The marriage between skateboarding and punk rock goes all the way back to the rise of the first California hardcore bands in the early ’80s, in an area, Orange County, where kids traded their surfboards for streetboards and found an aggressive soundtrack for their aggressive style of riding in bands like Agent Orange, Black Flag, and Social Distortion. The emergence in the ’90s of the now long-running Warped Tour, a traveling multi-stage neo-punk extravaganza featuring sideshow demonstrations by pro skateboarders, BMX bikers, and, most recently, motocross bike jumpers, only cemented the relationship between X-treme sports and X-treme music. And in concert with the rise in popularity of ESPN’s X-Games, the once rebellious and underground pastimes of ramp and street skating have found a semi-respectable spot for themselves in the ever-changing mainstream of American youth culture. These days, skateboarding videos, skate fashions, and skating in general are a rising business, with pro skaters garnering the same kinds of endorsements that supplement big-league athletes’ incomes. But when it comes to touring productions like the Warped Tour, the skateboarders, BMX bikers, and motocross jumpers have generally been a sideshow, taking a back seat on the ticket to the hordes of young and old punk bands who dominate the mainstages.
Tony Hawk, however, has put his name behind a new kind of touring production, one that places the skaters and their brethren center stage. Hawk, one of the current bigshots in the realm of skate sport, is apparently a big enough name to justify a large venue like the FleetCenter, and that’s exactly what he did last Friday night, when his "Boom Boom Huck Jam" filled the FleetCenter floor with an elaborate network of ramps and jumps and at least two-thirds of the FleetCenter’s seats with a mostly young crowd of skateboarding enthusiasts. The inclusion of the veteran Orange County punk band Social Distortion on the bill was little more than window dressing; they seemed to be there more for the benefit of the skaters, who tend to count Social D among their favorite bands, than for the enjoyment of the audience, which didn’t appear to care whether Hawk and his cohort were shredding to the sounds of Mike Ness snarling "Mommy’s Little Monster" or a DJ pumping out generic and mostly amorphous electronic jams.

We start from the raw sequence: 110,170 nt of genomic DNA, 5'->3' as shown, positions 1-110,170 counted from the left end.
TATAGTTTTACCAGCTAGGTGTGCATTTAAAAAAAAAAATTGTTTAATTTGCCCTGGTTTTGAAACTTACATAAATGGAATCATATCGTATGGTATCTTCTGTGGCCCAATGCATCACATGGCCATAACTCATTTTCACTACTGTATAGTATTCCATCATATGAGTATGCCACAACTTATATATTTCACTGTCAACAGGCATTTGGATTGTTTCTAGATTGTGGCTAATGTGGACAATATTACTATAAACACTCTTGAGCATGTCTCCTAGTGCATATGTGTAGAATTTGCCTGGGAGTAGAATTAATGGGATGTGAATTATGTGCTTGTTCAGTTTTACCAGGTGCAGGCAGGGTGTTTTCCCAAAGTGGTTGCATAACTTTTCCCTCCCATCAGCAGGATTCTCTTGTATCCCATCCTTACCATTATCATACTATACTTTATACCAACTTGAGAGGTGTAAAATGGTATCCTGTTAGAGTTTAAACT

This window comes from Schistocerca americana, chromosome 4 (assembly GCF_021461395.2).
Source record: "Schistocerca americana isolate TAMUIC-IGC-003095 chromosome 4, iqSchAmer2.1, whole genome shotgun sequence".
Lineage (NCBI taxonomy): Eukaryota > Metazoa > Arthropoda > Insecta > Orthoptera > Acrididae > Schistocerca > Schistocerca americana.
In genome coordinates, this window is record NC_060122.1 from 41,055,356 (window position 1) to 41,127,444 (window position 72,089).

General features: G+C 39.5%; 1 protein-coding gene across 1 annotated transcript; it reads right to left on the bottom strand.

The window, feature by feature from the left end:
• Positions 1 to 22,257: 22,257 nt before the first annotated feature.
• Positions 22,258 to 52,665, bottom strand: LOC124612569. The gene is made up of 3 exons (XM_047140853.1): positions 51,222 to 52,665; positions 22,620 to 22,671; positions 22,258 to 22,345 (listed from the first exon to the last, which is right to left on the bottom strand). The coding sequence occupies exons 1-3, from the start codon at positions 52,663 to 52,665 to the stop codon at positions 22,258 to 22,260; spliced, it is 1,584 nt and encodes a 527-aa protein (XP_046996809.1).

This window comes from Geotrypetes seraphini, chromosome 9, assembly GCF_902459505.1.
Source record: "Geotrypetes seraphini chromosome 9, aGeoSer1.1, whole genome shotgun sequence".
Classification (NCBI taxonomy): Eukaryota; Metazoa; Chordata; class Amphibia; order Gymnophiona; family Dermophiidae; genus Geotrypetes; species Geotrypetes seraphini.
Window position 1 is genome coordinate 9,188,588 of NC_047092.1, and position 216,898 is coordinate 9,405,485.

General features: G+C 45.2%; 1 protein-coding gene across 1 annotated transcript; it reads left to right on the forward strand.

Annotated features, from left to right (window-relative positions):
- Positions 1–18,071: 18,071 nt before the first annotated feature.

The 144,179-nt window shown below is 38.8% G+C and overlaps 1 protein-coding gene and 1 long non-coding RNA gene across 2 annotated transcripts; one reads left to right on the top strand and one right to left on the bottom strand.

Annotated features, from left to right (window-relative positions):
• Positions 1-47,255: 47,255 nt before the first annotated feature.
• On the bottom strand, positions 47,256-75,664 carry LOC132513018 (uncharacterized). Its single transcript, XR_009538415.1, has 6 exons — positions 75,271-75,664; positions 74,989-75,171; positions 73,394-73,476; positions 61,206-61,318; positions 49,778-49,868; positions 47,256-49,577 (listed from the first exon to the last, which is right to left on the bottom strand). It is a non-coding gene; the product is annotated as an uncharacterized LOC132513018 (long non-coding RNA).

Indeed, Social Distortion were stuck behind the massive half-pipe that served as the show’s centerpiece, raised high enough above the action that anyone seated close to the ramp itself would have had a hard time even seeing the band. They powered through one of their typical sets, hitting most of the more familiar material they’ve recorded in the past 20 years, almost unaware of the furious action that was taking place just below them as dozens of skaters and BMXers dropped into the half-pipe to begin their routines. By the second portion of the show, which featured both skaters and BMXers shooting down a long ramp on their way to a long jump and a (hoped-for) safe landing, Social D were nowhere to be found.
So it was for the rest of the evening, as Hawk led his contingent of skaters and BMXers through a more choreographed routine of double and triple runs on the half-pipe for segment three, only to be joined by at the end by the motocross bikers, who executed a series of death-defying jumps during which they pulled off tricks with self-explanatory names like "superman" (as in the flying superhero) and "lazy boy" (as in the recliner). By the end of the show, the skaters and BMXers were furiously working their way around the half-pipe as the motocross bikers jumped directly over them; Social Distortion had long since been forgotten.